Maybe it's just the lateness of the night talking, but if we see Trump as Obama's mirror image, then maybe Obama was elected because a lot of people felt isolated and hopeless during the Bush administration.

Maybe now we have two mutually exclusive ideas of what constitutes hope.

Edith Hook said...

Donald Trump sure has a way with words

Edith Hook said...

I agree that his policy positions aren't what turn on this supporters, but he is not without substance. His policy positions are posted on his website. (Has anyone seen a rating of his tax plan?) I think his attraction is the recognition that government is increasingly self serving and incompetent, that it has been coopted by the mega corps and transnationals, in addition to a rejection of national self abasement, as foreign policy. I don't think his ideas are unique or new or exclusive to him, but somehow it's his rhetoric that has gotten traction.

Anonymous said...

When his supporters write about him, it sounds like a Chuck Norris meme.

Valerie

Texan99 said...

I'm not a fan, by any stretch, but I agree it's a powerful thing to hear someone identify exactly the ways I believe we've gone wrong and rail about them. There are too many candidates out there who don't even seem able to identify the right problem; it's very frustrating. I think Tom is right, that many of us voters are hungry to have someone address the feeling of having been isolated and helpless during a disastrous leadership. But I keep thinking of desperate Germans in the 1930s. "We want a change, any change, as long as it's dramatic!"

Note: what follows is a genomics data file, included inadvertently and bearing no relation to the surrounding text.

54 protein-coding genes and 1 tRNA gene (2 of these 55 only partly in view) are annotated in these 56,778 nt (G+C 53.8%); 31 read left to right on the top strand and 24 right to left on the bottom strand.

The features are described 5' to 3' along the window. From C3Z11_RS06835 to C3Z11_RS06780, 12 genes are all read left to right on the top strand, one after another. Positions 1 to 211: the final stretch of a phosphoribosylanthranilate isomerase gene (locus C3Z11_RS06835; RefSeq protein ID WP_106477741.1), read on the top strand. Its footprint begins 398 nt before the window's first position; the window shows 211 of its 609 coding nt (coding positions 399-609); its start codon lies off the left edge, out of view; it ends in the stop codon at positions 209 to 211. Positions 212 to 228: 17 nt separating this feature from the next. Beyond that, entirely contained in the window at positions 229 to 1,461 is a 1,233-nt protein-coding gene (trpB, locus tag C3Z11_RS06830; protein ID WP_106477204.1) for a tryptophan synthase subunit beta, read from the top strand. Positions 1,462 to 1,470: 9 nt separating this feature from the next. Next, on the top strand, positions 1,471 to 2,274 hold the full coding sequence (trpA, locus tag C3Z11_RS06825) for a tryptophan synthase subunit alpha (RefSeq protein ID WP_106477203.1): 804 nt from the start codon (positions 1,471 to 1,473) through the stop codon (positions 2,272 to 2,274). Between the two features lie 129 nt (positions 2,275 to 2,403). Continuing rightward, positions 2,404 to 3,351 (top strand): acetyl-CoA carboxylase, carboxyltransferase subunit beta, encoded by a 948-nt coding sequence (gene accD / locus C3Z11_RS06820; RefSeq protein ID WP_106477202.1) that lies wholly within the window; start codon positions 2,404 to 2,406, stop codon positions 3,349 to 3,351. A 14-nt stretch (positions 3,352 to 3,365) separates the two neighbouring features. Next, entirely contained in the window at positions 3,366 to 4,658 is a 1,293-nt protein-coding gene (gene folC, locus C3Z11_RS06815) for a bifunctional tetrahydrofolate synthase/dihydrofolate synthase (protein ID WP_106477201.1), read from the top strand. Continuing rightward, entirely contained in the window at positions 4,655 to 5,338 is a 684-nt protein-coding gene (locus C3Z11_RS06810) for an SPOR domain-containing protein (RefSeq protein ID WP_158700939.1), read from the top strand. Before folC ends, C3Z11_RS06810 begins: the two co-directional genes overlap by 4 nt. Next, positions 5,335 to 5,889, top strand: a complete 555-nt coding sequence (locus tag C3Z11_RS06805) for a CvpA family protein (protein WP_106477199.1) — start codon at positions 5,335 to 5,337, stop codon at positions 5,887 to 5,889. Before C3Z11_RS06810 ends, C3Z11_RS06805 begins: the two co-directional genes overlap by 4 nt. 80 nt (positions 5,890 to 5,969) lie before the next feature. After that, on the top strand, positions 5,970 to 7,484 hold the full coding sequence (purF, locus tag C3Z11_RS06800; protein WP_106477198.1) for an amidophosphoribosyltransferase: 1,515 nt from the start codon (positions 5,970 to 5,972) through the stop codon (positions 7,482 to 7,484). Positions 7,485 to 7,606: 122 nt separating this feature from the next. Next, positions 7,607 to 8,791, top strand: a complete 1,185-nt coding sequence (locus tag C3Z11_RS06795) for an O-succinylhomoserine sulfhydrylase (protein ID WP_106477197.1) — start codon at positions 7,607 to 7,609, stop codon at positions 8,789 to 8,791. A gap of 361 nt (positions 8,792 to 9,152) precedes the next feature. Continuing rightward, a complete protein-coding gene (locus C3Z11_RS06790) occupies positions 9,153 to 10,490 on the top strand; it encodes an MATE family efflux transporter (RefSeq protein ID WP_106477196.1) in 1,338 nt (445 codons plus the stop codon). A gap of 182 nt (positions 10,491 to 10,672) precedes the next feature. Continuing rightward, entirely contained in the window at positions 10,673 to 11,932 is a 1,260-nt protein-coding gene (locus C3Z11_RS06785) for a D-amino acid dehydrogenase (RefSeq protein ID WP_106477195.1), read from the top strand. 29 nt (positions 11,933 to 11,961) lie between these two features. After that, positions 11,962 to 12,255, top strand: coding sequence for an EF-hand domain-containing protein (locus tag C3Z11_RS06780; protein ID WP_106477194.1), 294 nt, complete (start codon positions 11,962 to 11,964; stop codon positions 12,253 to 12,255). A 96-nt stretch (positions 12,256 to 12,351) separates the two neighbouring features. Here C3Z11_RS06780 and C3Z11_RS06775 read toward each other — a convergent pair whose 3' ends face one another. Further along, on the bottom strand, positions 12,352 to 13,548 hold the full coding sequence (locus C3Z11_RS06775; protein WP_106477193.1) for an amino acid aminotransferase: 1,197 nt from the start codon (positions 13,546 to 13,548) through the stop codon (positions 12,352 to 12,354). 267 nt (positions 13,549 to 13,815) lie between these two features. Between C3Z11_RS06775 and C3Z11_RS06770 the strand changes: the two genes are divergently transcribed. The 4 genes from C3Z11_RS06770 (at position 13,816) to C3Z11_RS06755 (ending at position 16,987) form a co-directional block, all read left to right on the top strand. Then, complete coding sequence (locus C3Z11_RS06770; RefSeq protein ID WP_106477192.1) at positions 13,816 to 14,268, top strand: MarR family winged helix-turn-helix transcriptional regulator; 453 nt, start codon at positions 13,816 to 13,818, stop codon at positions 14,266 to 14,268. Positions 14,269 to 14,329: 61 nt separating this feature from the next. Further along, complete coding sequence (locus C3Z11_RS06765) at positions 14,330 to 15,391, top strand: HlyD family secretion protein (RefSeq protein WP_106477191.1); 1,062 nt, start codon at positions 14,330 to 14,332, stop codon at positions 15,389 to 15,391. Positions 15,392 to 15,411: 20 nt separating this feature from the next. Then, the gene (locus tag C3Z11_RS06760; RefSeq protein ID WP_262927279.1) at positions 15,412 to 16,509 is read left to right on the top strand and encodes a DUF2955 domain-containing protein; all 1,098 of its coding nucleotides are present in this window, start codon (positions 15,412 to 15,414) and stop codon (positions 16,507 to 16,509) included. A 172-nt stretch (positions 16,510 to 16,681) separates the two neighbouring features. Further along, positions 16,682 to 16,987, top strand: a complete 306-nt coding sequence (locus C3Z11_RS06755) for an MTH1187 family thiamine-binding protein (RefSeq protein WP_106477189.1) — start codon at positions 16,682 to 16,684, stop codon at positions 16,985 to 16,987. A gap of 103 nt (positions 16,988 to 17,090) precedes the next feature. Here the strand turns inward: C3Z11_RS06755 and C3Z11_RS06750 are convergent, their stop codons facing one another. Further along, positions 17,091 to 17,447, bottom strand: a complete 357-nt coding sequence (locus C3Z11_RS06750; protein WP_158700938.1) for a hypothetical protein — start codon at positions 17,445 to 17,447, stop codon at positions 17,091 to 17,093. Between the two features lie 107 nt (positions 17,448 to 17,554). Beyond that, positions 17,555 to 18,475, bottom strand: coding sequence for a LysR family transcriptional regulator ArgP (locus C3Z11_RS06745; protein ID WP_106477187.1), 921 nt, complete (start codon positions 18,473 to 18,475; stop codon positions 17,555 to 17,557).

Edith Hook said...

But I keep thinking of desperate Germans in the 1930s. "We want a change, any change, as long as it's dramatic!"
I haven't encountered this? Have you?


Full disclosure, I have already voted and not for Trump, but for the one that I think would make a decent CIC. I try to avoid voting for Senator/Lawyers or candidates who have spent their entire adult lives at the public trough. I'm not all that proud of my vote. That said, I do have empathy for the Trump fans even if I do believe they have invested too much faith in him. I think he wouldn't be any worse than the others.